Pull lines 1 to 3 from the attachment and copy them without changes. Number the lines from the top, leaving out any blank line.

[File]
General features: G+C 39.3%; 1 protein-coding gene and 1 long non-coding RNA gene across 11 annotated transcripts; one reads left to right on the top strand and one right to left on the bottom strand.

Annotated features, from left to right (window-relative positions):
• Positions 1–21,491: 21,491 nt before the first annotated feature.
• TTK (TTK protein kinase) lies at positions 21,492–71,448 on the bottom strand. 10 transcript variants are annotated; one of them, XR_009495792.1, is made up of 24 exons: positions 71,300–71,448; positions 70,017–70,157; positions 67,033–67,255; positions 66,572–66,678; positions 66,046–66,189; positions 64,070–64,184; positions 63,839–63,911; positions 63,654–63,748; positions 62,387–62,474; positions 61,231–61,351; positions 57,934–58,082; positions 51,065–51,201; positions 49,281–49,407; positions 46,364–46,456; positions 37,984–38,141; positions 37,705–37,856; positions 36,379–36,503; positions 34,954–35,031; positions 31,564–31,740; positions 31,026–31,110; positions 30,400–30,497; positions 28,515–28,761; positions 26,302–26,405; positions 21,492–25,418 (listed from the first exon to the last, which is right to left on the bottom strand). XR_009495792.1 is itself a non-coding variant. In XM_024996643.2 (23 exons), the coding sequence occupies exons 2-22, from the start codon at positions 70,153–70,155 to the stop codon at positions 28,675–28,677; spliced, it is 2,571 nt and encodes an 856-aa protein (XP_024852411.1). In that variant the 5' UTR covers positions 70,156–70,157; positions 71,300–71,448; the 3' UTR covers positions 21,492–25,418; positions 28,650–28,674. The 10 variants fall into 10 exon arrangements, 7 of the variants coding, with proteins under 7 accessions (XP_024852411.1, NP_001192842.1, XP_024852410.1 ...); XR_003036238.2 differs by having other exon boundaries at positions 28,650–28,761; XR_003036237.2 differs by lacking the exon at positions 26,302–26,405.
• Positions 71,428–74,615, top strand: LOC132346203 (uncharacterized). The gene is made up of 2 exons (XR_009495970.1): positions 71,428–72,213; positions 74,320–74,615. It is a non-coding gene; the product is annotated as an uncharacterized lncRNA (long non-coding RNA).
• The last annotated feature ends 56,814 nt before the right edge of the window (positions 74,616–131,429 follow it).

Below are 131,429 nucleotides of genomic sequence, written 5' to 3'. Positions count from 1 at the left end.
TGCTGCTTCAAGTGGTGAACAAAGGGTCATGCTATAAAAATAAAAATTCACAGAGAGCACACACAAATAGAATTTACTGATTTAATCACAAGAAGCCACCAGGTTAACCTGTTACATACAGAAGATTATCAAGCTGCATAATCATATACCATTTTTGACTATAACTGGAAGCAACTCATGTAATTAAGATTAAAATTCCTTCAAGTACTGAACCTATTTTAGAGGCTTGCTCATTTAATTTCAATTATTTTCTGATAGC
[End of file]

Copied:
General features: G+C 39.3%; 1 protein-coding gene and 1 long non-coding RNA gene across 11 annotated transcripts; one reads left to right on the top strand and one right to left on the bottom strand.

Annotated features, from left to right (window-relative positions):
• Positions 1–21,491: 21,491 nt before the first annotated feature.